Book Review: K9 Blue: Duck and Weave

{Me Tarzan. You give me book early, I write about it. This that follows happens.}

First thing to mention about this adventure/police thriller written by Matt McCredie is that, according to what I could glean, this appears to be a sequel, but other than to further establish the main characters it doesn’t seem to screw with the reading of this one.
Another note: after going on a ride along with a Redondo Beach K9 unit, I’ve been researching this particular branch of police departments and military. James Rollins has also written on this, but I was particularly pleased to find another book on the topic.
Falcon and his human Mike are cops in the police department of Sydney, Australia, as is Sarah, Mike’s girlfriend; there was probably more about them in the previous book, but oh well. There’s more than one plot here; what starts as a tale about corrupt drug-running cops and a secret organization turns into a chase story, which then becomes a military mission in Afghanistan before returning to wrap up the original.
To show the bond between man and his best friend, there’s this: “Falcon was running off Mike’s energy and knew his handler was upset with the two men in front of them; he barked and lunged at the closest one, snapping his jaws shut a centimeter from his groin. Both detectives recoiled at the sudden attack.” But Falcon is also just a dog, playful as any puppy with his human. My favorite scene is when Mike and Sarah are making love on the beach and Falcon sticks his nose–or snout–where it doesn’t belong.
The spycraft is pretty good, particularly a scene about cellphones designed to baffle the pursuers. Another great example is when they disguise themselves so outlandishly that when the bad guys are interviewed and tell the cops who they were fighting against, they wouldn’t be believed. Thankfully there’s plenty of humor, such as: “The big dog’s excitement overload sent him lunging toward the fight. Mike was caught off guard for a brief moment, hanging onto Falcon’s lead as he lost balance, fell forward and was dragged face first through the dirt by his partner as the dog’s rear legs found traction on the loose surface.”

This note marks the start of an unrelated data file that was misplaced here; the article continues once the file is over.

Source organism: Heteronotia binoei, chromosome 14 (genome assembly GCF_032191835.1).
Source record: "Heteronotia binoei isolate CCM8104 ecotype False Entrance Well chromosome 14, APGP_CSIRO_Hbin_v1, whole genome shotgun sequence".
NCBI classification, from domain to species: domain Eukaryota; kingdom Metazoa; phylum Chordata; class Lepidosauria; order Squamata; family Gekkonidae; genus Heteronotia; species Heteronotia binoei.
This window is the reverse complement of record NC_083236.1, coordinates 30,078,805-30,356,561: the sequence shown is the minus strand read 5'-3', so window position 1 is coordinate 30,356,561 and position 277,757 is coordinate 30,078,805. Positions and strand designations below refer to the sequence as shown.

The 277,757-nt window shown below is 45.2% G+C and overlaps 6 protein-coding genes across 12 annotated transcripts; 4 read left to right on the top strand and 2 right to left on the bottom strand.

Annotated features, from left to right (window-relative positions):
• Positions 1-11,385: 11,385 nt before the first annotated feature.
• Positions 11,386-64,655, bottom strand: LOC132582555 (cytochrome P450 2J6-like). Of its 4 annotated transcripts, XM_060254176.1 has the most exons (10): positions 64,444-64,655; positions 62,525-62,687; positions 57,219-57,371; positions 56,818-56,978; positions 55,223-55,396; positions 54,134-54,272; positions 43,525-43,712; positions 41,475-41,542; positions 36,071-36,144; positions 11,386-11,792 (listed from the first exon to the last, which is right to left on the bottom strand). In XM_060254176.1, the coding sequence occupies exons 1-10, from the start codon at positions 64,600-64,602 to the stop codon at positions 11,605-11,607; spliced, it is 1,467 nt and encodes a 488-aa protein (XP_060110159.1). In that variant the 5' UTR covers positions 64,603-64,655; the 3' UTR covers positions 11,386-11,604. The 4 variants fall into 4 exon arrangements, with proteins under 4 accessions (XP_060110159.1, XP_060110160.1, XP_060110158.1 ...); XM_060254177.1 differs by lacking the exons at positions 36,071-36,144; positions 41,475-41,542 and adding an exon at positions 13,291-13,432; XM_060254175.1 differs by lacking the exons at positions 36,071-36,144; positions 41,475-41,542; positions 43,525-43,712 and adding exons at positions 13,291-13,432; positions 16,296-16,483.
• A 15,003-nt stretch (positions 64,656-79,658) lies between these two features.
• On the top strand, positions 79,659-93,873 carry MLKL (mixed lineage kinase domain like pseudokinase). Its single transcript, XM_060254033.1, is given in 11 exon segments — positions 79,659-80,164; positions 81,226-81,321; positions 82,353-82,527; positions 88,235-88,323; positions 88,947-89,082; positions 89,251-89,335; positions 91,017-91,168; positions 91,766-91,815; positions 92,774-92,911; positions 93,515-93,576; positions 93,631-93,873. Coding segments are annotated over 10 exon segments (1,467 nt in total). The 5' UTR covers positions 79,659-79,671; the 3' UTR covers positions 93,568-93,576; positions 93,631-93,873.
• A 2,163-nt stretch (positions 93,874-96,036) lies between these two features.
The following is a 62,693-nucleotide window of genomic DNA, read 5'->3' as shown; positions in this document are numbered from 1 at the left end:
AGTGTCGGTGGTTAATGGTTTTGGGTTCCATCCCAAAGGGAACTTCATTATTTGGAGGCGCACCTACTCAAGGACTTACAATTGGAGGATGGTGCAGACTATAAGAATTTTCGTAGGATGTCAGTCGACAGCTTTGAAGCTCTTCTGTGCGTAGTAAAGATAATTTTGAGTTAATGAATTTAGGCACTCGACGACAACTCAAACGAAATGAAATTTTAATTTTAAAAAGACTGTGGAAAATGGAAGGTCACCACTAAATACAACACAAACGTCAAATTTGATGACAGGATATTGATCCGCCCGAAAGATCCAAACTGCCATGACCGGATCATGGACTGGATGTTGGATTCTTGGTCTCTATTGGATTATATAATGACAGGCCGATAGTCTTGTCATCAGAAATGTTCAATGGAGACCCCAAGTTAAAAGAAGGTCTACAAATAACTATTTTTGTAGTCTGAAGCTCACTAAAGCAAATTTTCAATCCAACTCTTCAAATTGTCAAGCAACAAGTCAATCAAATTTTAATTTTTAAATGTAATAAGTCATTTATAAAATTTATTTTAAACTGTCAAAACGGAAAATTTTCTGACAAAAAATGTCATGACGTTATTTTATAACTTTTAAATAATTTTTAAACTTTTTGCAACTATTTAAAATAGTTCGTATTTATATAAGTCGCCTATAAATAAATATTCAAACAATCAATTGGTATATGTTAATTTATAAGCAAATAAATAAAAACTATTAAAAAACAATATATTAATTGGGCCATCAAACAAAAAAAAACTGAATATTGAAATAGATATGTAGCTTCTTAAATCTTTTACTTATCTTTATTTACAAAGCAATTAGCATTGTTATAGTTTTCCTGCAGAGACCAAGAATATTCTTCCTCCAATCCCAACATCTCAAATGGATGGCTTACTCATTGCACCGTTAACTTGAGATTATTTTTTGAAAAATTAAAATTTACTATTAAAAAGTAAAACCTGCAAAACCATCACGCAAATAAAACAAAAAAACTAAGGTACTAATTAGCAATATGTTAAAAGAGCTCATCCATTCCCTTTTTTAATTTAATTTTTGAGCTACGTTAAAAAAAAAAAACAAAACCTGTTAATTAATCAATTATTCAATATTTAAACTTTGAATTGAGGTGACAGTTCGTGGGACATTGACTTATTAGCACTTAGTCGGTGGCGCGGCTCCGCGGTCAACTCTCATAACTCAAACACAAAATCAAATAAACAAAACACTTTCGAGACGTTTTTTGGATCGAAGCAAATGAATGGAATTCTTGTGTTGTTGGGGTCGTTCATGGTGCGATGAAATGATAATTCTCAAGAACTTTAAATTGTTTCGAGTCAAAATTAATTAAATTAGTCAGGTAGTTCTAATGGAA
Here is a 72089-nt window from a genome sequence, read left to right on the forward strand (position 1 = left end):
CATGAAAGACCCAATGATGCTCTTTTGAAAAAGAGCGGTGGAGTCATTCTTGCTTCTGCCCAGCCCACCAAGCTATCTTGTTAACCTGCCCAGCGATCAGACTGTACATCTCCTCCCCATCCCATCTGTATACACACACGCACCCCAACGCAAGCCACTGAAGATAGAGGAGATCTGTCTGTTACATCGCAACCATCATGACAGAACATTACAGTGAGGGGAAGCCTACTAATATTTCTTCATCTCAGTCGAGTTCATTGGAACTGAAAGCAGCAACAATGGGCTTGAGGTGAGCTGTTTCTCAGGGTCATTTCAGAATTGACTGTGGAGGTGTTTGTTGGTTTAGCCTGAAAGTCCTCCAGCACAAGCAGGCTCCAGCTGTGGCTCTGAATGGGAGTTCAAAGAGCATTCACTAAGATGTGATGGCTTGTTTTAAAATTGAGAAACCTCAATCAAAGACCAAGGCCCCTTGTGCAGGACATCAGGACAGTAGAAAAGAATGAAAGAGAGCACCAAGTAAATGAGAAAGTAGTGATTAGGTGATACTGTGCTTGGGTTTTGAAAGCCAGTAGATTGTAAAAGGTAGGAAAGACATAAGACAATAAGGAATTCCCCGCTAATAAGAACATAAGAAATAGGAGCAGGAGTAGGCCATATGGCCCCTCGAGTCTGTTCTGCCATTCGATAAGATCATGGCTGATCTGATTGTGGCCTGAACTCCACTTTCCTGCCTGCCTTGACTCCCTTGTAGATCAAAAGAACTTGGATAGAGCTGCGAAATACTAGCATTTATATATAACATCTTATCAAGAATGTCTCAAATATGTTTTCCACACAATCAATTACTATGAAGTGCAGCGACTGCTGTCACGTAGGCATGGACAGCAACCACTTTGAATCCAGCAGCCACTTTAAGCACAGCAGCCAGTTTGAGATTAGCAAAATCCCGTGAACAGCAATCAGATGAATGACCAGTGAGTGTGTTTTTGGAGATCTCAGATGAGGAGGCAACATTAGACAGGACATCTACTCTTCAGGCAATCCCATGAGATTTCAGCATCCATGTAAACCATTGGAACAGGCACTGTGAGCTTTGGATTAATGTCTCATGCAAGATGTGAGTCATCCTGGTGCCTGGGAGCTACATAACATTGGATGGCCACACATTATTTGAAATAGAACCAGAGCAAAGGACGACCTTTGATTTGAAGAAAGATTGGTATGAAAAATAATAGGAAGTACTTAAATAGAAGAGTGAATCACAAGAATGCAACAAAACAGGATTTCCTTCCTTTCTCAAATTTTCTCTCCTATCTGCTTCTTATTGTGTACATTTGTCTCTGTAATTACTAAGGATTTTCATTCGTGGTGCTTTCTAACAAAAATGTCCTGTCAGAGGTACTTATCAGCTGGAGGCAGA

So while I enjoyed this in general, and wished there was more Sarah, it has to be said that this author is not yet very experienced. For one thing, there’s a lot of redundancies–“sweating a river of perspiration”–and for another there’s empty verbs, such as “said” and “demanded;” with no adverbs. At one point I wondered if the author was trying to reach a certain word count.
Another example:
“Good boy!” yelled Mike.
“Arrrrgh!” yelled Tank.
“Grrrrrr!” yelled Falcon chewing on his hard-fought snack.
Funny dialogue, not much imagination when it comes to style, with three “yelled” in a row. Still, I think with some polishing this author is well on his way to better things.



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